They understand the need to increase our competitive ability, they understand the need to reduce our barriers to trade and growth, and they understand the need to become more creative, to encourage integration and risk taking to unleash the entrepreneurial spirit. They firmly agree that we need greater cooperation and co-ordination between the different sectors of the economy and society and between the different levels of government.
The challenges ahead are complex, far from certain but full of opportunity. By working together on all our national challenges, I believe that we can harness our skills, our knowledge, our initiative and our resources and I believe that we can achieve the model of excellence that will put us in the forefront of our competitors.
And it will be the human initiative, that human drive that will make it happen. I believe that this can occur only if governments create a positive and competitive environment within which to function. A less burdensome environment, a less regulated environment.
My friends that's what we're trying to do in this budget and that's what we're going to continue to do. We're going to try to continue to improve that climate of opportunity and I believe that with that combination we will indeed produce the goods and services that will allow us to compete with the best in the world. This will instil not only a sense of hope, but indeed a sense of pride. Pride in being citizens in the best country in the world. And pride and satisfaction in the fact that you will build for our children a better Canada than that which we inherited. Thank you all very much.
The appreciation of the meeting was expressed by John F. Bankes, President of The Empire Club of Canada.
In the Carboniferous Epoch we were promised abundance for all,
By robbing selected Peter to pay for collective Paul;
But though we had plenty of money, there was nothing our money could buy,
And the Gods of the Copybook Headings said: 'If you don't work, you die.'
When Harold Holt was named Finance Minister of Australia in 1959, the Canadian Minister of Finance at the time, Donald Fleming, sent him a note, welcoming him to the Finance Ministers' club. The note said:
You have now joined a very select company indeed--men with worried looks, struggling with budgets, resisting plans for more expenditures, their shoulders daily sagging further under the load.
Minister, on the occasion of your first budget, you seem to be bearing up extremely well!
Following the example of your predecessor, you have ignored calls to increase spending as a means of easing the recession. Instead, according to your message to us today, you have concentrated on reduced spending and modest tax breaks (both personal and corporate), along with plans for more privatization, less government and better public service.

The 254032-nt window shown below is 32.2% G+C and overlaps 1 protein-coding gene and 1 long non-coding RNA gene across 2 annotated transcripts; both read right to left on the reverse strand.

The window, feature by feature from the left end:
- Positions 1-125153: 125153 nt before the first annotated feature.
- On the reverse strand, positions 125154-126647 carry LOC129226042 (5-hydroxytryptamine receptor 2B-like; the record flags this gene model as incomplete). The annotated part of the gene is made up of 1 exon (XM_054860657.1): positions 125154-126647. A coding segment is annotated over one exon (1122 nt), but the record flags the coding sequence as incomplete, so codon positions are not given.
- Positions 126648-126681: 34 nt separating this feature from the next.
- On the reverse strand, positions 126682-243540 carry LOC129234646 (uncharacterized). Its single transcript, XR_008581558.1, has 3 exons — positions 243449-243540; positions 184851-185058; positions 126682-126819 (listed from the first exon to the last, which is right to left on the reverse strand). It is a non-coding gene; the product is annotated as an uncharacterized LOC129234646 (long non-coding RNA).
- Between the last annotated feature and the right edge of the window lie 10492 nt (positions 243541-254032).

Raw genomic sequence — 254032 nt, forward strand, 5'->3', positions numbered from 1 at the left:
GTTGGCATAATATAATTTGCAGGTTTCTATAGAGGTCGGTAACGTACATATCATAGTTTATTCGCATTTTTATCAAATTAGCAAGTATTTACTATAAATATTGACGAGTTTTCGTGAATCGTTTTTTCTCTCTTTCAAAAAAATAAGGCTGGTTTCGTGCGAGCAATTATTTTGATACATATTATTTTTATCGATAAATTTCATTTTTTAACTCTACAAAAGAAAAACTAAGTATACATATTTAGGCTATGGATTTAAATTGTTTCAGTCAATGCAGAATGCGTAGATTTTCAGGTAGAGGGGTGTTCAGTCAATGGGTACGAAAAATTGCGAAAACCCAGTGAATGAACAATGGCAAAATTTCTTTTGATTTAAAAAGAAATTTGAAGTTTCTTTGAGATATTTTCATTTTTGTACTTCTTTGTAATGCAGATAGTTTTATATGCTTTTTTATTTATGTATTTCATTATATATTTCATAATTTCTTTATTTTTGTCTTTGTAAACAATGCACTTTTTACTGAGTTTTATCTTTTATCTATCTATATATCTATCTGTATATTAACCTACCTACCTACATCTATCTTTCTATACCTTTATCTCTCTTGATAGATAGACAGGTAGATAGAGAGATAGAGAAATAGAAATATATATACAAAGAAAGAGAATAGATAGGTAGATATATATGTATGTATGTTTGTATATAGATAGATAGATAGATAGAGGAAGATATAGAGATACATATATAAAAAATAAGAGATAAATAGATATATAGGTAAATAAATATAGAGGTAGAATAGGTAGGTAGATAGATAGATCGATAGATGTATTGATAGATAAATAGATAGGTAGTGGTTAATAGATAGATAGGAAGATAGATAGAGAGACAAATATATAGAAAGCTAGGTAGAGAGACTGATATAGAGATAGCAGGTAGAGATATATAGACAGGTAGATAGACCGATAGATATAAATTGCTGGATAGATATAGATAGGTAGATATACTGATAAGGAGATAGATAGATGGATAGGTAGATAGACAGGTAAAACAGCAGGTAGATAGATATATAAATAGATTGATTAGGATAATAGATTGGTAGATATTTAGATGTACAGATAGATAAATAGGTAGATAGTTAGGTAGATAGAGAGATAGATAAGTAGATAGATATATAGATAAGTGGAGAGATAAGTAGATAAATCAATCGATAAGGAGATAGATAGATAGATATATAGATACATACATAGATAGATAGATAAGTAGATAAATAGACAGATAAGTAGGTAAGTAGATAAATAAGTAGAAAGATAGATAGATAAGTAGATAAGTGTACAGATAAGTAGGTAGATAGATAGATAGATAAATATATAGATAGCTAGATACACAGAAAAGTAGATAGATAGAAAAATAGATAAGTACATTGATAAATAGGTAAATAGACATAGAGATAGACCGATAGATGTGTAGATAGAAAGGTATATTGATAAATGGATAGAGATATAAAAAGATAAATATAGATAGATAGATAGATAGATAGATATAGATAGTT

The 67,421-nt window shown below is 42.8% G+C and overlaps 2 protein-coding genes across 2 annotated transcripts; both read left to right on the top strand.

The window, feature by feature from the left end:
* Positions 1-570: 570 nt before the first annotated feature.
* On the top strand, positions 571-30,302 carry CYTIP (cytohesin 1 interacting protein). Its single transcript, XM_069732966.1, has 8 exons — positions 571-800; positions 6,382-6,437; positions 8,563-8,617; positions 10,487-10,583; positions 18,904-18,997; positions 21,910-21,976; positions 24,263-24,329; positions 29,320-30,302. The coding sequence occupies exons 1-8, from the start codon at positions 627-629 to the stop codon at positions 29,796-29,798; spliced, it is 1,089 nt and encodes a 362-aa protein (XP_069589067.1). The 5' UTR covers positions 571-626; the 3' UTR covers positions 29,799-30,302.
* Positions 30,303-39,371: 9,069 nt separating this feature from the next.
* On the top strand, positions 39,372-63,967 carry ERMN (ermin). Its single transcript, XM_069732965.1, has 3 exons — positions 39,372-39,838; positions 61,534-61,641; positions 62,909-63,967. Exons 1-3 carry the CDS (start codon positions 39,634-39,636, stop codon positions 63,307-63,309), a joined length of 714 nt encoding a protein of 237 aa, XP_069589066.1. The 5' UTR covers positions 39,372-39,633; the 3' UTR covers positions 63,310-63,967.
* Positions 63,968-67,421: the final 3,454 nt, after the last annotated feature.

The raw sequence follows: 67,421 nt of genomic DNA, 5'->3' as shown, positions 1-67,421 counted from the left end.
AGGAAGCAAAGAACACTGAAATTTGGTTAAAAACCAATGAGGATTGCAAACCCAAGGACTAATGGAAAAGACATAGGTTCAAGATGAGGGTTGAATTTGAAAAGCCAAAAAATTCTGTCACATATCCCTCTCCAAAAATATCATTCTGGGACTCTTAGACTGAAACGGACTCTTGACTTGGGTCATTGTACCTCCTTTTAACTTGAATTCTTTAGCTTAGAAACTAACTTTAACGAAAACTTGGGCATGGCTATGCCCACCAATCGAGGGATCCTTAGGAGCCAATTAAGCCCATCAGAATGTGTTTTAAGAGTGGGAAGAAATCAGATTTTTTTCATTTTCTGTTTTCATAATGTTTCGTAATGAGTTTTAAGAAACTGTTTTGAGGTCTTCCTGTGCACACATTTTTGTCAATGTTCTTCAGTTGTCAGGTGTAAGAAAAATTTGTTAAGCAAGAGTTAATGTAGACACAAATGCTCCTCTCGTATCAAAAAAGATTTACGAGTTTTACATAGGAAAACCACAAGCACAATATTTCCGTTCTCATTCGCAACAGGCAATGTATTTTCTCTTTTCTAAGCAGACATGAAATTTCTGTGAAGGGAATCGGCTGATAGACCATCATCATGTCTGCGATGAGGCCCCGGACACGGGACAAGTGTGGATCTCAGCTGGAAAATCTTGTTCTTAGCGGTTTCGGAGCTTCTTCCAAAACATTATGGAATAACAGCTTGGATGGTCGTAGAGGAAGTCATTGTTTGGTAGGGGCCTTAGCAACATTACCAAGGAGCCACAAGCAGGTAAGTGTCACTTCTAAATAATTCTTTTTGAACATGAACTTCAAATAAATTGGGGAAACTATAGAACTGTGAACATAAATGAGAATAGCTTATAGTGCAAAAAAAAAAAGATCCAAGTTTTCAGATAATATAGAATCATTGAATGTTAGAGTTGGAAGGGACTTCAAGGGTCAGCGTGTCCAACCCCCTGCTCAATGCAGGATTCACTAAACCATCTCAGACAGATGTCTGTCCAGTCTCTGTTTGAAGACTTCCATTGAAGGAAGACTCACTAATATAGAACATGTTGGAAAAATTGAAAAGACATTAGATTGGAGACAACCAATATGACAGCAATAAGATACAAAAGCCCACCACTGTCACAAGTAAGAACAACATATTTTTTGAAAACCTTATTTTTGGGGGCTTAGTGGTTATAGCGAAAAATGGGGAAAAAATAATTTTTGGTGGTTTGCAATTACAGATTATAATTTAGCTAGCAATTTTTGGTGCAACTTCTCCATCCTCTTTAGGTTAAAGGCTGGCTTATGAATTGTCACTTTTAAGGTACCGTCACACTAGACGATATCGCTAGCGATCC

It has been said that: "A budget is a mathematical confirmation of your suspicions." Human nature does not relish having our suspicions confirmed and being told the harsh realities of life.
Minister, we Canadians nevertheless respect your sense of direction and your firm hand at the helm. Emphasizing the need for realistic solutions and the necessity of avoiding "quick fixes," you have presented an approach described in the budget documents as "responding with leadership and action."
The audience reaction today to your message speaks loud and clear. Your focus on three overriding objectives:
• rebuilding consumer confidence
• maintaining the confidence of financial market participants, and
• facilitating the ongoing restructuring of the economy has been acknowledged and warmly received.
Looking beyond the present budget debate, Canadians having confidence in our economic future is an essential condition precedent before we can achieve stability in our political future. As pointed out in a recent publication by Ernst & Young, there is reason to be optimistic. Canada continues to prosper as one of the world's recognized centres of political and economic stability.
This does not have to be our winter of discontent. If Canada looks dark in the nighttime of its political troubles, it will be ever so much brighter at dawn! Our country has been embroiled in a crisis of confidence for too long. It is time to say "yes" to Canada!
Sir, it is customary for the Minister of Finance to address a joint meeting of the Canadian and Empire Clubs following the tabling of the budget in the House. The tradition was started two decades ago by the Hon. Donald Fleming. The Canadian and Empire Clubs are honoured to have our platform as your podium for this important meeting. And please accept our thanks for responding to questions from the audience.
Minister, we invite you to join with us again next year on the occasion of your second budget. By then, we hope that the Canadian economy will have recovered and that you will have been able to afford a new pair of shoes!